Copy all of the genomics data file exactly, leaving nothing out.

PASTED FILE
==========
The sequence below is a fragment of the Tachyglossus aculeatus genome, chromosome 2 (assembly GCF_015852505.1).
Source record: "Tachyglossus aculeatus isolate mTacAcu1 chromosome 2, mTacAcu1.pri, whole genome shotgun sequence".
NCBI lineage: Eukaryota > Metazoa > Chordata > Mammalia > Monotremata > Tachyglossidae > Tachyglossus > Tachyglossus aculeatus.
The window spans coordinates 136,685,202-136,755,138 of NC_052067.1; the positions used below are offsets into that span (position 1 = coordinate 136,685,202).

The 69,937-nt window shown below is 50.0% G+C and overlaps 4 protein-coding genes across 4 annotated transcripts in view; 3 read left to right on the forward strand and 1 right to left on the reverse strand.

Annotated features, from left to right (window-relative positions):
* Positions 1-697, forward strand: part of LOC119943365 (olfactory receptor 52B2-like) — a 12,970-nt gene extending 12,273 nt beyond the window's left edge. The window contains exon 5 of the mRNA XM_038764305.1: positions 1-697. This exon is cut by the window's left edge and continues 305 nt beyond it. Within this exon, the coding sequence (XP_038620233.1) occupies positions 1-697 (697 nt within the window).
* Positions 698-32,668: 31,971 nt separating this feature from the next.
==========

The sequence below is a fragment of the Tachyglossus aculeatus genome, chromosome 2 (assembly GCF_015852505.1).
Source record: "Tachyglossus aculeatus isolate mTacAcu1 chromosome 2, mTacAcu1.pri, whole genome shotgun sequence".
NCBI lineage: Eukaryota > Metazoa > Chordata > Mammalia > Monotremata > Tachyglossidae > Tachyglossus > Tachyglossus aculeatus.
The window spans coordinates 136,685,202-136,755,138 of NC_052067.1; the positions used below are offsets into that span (position 1 = coordinate 136,685,202).

The 69,937-nt window shown below is 50.0% G+C and overlaps 4 protein-coding genes across 4 annotated transcripts in view; 3 read left to right on the forward strand and 1 right to left on the reverse strand.

Annotated features, from left to right (window-relative positions):
* Positions 1-697, forward strand: part of LOC119943365 (olfactory receptor 52B2-like) — a 12,970-nt gene extending 12,273 nt beyond the window's left edge. The window contains exon 5 of the mRNA XM_038764305.1: positions 1-697. This exon is cut by the window's left edge and continues 305 nt beyond it. Within this exon, the coding sequence (XP_038620233.1) occupies positions 1-697 (697 nt within the window).
* Positions 698-32,668: 31,971 nt separating this feature from the next.